“I suspect that there are a number of important interrelationships between toxic reactions to separation and the circumstances that aggravate those reactions, on the one hand, and, on the other, social norms which stipulate that committed relationships be monogamous or diamorous in nature, heteronormative stereotypes and certain social baggage relating to gender roles and inequality between women and men. There are, for example, specific cultural values that support imbalances of power in opposite-sex relationships (parenting norms, women’s economic inequality) and exacerbate fears of external interference with the family unit (inviolability of the family unit, hypersexualization of women), and thus promote feelings of jealousy, possessiveness and a need for dominance which in turn support coercive and controlling behaviour.”
A golden age is indeed nigh, but it’s likely to be extraordinarily unpleasant for all involved.
I won’t go further into this line of thinking, you can torment yourself by reading the original post if you wish, but the Ashley Madison hack seems to reveal a fundamental weakness of the social norms supporting monogamy. If so many of us can’t or aren’t interested in accommodating exclusive romantic relationships, perhaps it’s time for us as a society to be more embracing of alternative arrangements, ranging from the sort of open but binary relationships websites like AdultFriendFinder and SeekingArrangement seem to be designed for, to more enduring polyamorous relationships. I suspect that family law disputes would be far less destructively adversarial as a result.
As I concluded in that earlier post, it seems to me that a cultural attitude more embracing of polyamory and less insistent on monogamy, might be “less likely to accommodate jealousy or possessive attitudes, power imbalances, controlling and coercive dynamics, or emotional, mental or economic abuse, in all families, whether diamorous or polyamorous.” Such an attitude, I speculated,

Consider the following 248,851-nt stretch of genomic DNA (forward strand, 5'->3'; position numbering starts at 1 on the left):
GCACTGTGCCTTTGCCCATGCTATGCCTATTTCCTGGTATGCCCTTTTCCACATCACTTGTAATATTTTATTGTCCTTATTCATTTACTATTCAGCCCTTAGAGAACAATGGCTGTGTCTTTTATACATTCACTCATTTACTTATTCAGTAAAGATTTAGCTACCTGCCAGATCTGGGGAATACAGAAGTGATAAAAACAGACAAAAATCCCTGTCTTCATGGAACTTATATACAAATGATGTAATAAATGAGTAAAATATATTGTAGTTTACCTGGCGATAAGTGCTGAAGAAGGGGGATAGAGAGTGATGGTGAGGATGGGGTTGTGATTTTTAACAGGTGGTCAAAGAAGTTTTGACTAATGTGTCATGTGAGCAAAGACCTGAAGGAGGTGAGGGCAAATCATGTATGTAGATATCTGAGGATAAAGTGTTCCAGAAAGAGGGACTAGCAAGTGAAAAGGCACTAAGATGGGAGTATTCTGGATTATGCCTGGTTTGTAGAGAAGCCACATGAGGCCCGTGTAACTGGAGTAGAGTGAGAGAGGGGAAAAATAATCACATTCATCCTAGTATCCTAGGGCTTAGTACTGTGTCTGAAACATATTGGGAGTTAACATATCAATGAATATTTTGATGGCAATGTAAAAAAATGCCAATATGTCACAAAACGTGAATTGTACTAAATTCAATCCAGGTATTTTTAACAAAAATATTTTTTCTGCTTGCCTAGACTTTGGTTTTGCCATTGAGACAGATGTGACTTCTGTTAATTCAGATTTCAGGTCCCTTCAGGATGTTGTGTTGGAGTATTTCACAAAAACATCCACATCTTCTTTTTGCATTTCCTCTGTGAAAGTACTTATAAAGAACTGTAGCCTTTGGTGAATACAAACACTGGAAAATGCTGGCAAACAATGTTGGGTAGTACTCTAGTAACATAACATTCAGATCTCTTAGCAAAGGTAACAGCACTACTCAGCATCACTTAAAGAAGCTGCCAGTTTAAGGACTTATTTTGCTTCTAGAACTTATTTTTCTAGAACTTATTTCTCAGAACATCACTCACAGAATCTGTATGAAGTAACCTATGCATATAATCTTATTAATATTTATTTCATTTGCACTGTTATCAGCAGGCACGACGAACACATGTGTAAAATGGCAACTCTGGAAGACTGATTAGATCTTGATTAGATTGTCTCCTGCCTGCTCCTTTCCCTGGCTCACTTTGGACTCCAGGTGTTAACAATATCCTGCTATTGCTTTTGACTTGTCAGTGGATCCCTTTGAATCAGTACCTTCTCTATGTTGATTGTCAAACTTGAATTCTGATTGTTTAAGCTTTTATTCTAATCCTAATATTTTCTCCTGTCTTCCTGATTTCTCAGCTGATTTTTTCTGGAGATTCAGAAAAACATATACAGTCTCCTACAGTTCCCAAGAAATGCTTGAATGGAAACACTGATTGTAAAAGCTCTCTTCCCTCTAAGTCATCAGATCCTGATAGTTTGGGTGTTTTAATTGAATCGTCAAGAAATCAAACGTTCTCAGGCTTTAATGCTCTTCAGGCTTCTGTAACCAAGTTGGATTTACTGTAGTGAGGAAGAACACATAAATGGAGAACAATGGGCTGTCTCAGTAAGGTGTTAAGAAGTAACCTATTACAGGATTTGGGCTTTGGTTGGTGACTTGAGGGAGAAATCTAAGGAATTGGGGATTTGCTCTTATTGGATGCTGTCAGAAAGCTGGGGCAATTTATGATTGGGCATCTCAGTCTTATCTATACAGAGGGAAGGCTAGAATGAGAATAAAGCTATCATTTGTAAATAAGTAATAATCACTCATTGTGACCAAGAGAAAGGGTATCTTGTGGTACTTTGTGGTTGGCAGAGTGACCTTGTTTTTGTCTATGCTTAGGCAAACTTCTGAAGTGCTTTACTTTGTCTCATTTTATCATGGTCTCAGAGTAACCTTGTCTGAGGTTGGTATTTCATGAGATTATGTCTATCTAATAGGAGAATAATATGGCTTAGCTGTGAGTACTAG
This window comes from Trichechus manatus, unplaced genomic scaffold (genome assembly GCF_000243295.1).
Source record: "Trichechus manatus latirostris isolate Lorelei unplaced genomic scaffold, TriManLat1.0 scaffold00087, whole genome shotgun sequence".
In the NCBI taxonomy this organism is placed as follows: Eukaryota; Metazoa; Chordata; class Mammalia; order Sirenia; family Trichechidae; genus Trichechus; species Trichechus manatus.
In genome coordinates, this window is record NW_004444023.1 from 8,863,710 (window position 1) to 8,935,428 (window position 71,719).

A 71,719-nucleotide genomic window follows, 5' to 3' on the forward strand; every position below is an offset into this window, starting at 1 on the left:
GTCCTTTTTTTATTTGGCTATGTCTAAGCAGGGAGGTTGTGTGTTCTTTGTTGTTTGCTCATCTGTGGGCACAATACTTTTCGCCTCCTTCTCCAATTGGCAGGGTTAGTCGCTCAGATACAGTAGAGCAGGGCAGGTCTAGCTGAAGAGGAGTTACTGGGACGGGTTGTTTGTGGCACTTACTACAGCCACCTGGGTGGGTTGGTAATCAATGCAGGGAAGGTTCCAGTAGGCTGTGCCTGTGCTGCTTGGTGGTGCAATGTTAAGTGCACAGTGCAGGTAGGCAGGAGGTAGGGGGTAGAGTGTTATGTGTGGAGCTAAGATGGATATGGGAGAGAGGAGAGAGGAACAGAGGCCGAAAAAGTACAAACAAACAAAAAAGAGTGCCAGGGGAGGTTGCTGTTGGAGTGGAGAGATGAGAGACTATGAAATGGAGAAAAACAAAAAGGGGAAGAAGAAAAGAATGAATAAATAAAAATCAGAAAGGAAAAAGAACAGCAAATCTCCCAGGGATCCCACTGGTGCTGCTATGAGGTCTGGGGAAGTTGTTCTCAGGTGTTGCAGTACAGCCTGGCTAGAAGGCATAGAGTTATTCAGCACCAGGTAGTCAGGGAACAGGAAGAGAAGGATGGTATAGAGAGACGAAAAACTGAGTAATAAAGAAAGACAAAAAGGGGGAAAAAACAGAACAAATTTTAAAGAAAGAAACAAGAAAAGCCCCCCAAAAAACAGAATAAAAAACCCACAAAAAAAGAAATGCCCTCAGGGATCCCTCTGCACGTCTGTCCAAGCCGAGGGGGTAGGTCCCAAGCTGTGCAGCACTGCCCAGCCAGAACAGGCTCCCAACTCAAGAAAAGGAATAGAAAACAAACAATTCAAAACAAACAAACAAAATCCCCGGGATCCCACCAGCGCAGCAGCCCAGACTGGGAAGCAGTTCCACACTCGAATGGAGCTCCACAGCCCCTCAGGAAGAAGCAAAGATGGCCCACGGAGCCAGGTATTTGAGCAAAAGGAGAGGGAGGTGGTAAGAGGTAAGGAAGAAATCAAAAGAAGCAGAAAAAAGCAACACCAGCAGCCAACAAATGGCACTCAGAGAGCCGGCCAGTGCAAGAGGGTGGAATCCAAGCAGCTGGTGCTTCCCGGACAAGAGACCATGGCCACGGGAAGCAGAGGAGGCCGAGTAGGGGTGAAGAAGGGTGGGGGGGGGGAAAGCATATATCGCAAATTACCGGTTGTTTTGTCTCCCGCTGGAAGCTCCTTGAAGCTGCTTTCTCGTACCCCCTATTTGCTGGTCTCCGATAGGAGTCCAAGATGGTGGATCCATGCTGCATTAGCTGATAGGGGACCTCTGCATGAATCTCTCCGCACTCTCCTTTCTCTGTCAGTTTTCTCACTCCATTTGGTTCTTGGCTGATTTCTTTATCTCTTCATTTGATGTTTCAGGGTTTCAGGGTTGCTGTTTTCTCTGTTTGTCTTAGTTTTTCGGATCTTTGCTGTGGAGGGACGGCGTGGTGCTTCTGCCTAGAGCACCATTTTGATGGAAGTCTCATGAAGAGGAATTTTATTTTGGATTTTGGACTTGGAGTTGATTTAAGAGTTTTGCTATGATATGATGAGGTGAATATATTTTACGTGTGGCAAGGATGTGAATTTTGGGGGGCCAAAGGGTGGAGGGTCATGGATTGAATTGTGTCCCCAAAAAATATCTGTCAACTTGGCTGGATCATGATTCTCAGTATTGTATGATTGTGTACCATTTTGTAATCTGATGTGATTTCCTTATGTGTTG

“… would be more likely to promote a holistic view of parenting, and the other responsibilities involved in family relationships, while preserving the independence, self-determination and self-interest of the individual adults. It would be more likely to encourage child-centred thinking, ensure that an adult’s relationship with and obligations to a child did not end upon leaving the cohabiting family, and give children a critical continuity of care, regardless of how their family has changed. It would be more likely to promote positive communication skills and minimize the negative fallout when one or more adults leave the cohabiting family. It would be more likely to improve adults’ capacity for empathy, to improve conflict resolution skills and to reduce family members’ need to resort to courts to resolve family disputes.”
Is it perhaps time to adapt to the frailties of human nature and reconsider our compulsion toward monogamy?
John-Paul Boyd is the executive director of the Canadian Research Institute for Law and the Family. The Institute is a federally-incorporated charity established in 1987 and is affiliated with the University of Calgary.